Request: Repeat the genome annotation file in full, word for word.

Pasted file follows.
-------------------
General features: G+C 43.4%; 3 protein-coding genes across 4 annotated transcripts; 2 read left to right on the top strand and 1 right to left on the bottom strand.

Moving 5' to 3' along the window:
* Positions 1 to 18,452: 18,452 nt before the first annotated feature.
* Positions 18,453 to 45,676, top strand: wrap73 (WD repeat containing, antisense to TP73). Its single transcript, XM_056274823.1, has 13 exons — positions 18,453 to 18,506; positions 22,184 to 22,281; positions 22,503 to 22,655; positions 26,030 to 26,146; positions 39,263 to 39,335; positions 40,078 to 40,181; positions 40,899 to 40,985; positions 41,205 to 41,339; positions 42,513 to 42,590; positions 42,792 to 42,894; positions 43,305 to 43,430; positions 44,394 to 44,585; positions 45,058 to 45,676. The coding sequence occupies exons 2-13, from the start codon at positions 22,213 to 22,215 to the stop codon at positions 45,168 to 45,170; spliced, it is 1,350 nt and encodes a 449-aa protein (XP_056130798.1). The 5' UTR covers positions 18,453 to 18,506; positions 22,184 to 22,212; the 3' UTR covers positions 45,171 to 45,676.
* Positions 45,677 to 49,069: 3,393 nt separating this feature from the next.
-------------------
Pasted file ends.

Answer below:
General features: G+C 43.4%; 3 protein-coding genes across 4 annotated transcripts; 2 read left to right on the top strand and 1 right to left on the bottom strand.

Moving 5' to 3' along the window:
* Positions 1 to 18,452: 18,452 nt before the first annotated feature.
* Positions 18,453 to 45,676, top strand: wrap73 (WD repeat containing, antisense to TP73). Its single transcript, XM_056274823.1, has 13 exons — positions 18,453 to 18,506; positions 22,184 to 22,281; positions 22,503 to 22,655; positions 26,030 to 26,146; positions 39,263 to 39,335; positions 40,078 to 40,181; positions 40,899 to 40,985; positions 41,205 to 41,339; positions 42,513 to 42,590; positions 42,792 to 42,894; positions 43,305 to 43,430; positions 44,394 to 44,585; positions 45,058 to 45,676. The coding sequence occupies exons 2-13, from the start codon at positions 22,213 to 22,215 to the stop codon at positions 45,168 to 45,170; spliced, it is 1,350 nt and encodes a 449-aa protein (XP_056130798.1). The 5' UTR covers positions 18,453 to 18,506; positions 22,184 to 22,212; the 3' UTR covers positions 45,171 to 45,676.
* Positions 45,677 to 49,069: 3,393 nt separating this feature from the next.